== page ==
Friday, May 19, 2017

[SGX Portfolio] Bye bye LMIRT

I bought Lippo Malls as one of my very first investments back in June of 2014. Wowza... that's almost 3 years! My thesis wasn't very complicated. Retail REITs are a nice class of REITs, Indonesia has the demographics to give a nice "growth" story, gearing was really low (just 26%) and most of all, because it was an overseas Asian REIT, it was just shunned by most investors, giving it a nice P/NAV discount of 10%.

Just a few months later in Dec 2014, price dropped a whopping 25%, from $0.405 when I bought it, to $0.305 when I was talking about it. If I had sold, I could have booked in a beautiful annualized loss of 50%, hahaha. Instead, I rolled up my sleeves and plunged myself arms deep into the anus of this beast (very graphic imagery, I know).

Fast forward to where we are today, the past month has seen LMIRT poking above $0.40. With prices slapping at my anchored entry price, it piqued my interest and got me looking at my LMIRT investments which have been a steady, steady dividend payer all this while.

Looking at the financial statements, LMIRT has a NAV of $0.3735 (1Q17 statement). I decided to sell all of my shares of LMIRT at $0.42, which represents a premium over NAV of 12.5%.

Does LMIRT really deserve a premium of 12.5%? Sure, Indonesia does have higher property yields compared to many countries, so a high premium does not necessarily mean a low distribution. However, one of my biggest guiding principles when it comes to REITs is the P/NAV premium and discount.

The "natural" premium of malls / strip properties is probably about 4% (just guesstimating from Green Street's data and approximating to the mall conditions of Indo). Throw in the default 5% deviation and BAM, you see that we're on the upper ends of what is plausible. Of course, this sort of thinking isn't that good since who knows what is an appropriate premium for Indonesia retail REITs and what its actual SD is.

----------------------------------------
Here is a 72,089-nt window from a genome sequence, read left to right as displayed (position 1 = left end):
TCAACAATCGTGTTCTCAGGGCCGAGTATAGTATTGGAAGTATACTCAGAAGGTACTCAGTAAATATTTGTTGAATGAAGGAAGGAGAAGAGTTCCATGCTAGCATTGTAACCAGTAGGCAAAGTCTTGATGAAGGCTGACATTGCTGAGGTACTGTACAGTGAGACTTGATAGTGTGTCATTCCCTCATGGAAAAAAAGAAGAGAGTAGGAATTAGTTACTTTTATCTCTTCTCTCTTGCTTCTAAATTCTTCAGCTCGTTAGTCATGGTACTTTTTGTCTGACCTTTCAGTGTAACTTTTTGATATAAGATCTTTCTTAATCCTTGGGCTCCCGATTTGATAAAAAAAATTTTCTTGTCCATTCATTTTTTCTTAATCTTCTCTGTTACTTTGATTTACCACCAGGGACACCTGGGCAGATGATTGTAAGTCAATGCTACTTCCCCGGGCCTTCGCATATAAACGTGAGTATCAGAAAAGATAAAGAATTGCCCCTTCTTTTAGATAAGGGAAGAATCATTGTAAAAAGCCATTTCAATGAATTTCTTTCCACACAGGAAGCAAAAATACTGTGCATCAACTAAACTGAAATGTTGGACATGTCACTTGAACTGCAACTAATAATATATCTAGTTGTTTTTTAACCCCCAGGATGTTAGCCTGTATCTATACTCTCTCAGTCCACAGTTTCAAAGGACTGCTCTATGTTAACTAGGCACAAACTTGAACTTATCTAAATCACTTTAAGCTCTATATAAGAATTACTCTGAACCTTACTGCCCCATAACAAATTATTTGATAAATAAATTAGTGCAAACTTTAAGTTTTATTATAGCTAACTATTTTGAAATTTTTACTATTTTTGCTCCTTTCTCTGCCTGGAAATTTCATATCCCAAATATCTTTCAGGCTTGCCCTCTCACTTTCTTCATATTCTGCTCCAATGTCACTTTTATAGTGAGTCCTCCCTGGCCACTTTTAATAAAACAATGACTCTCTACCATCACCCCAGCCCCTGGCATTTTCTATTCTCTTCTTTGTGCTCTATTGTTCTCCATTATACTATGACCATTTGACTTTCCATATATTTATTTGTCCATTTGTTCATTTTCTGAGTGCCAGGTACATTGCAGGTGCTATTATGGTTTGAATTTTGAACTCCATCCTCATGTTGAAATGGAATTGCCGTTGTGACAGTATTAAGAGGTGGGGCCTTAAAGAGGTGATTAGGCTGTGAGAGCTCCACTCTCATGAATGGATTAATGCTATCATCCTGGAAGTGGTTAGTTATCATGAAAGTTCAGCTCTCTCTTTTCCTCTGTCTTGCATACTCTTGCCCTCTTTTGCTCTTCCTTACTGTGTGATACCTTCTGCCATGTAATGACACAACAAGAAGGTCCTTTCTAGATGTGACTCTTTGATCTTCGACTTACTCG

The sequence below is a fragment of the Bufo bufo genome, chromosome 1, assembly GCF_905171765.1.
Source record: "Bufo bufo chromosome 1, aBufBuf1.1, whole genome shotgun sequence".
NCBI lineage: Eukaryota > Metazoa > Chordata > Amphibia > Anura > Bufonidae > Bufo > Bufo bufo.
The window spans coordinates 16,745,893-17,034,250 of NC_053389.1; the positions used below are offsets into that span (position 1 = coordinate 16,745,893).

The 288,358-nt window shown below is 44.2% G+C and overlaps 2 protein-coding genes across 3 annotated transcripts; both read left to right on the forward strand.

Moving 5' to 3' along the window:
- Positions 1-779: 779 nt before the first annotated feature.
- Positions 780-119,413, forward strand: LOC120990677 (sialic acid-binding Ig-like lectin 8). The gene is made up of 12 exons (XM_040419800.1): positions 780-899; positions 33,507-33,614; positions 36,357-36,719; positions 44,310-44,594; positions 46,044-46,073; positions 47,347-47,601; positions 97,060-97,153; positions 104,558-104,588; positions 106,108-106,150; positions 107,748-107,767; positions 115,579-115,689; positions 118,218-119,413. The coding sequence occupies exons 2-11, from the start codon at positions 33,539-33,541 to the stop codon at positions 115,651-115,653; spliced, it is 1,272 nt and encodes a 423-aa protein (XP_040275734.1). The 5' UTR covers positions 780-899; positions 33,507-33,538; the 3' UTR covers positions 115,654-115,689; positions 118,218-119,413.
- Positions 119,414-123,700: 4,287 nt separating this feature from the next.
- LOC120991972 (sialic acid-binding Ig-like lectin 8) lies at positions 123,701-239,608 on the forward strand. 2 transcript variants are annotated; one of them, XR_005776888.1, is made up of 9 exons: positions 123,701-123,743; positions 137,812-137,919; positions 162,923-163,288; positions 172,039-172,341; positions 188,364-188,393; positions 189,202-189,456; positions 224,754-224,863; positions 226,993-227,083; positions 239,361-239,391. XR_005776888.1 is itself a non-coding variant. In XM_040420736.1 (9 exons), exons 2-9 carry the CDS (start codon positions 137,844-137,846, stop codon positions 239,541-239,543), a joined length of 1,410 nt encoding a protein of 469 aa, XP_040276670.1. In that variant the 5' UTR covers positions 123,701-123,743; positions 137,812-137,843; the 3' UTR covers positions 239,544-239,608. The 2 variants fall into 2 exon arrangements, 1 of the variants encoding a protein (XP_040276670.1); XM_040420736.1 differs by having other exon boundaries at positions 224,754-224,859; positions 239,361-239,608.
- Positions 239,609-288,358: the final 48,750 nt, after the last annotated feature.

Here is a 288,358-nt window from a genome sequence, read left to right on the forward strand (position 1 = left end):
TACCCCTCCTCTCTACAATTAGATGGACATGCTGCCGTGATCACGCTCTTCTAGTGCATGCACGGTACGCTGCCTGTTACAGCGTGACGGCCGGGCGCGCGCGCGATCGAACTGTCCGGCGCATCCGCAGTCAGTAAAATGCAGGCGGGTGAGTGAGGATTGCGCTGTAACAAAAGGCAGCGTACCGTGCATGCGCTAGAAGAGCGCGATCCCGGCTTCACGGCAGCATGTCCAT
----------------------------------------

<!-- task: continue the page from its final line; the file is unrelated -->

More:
Of course if you use dividend yields as your main metric, you'd likely get a different answer and that LMIRT is just fine for giving out about 8.5% dividends. To each their own I suppose.

My average price of my shares were $0.353 and I sold at $0.42, giving me capital gains of 19%.
I've collected quite a bit of dividends here and there, but since I've owned different amount of shares at different times, the dividends work out to be about 21%.

19% capital gains with 21% returns from dividends is a nice 40% gains. Over the past 3 years, that works out to be about 12% annualized returns, not too bad I guess.

Honestly, I like LMIRT. If the premium comes back to something more realistic or attractive, you can be sure that I'd be willing to go back in.

Buy low, sell high. That's the name of the game, ladies and gents

1 comment:

  1. Using just a metric to analyse is too simplistic. Revaluation will bring the PB to 1 or below. Indonesia also just got upgraded to Investment grade country. I regret not buying when i see something boiling underneath.

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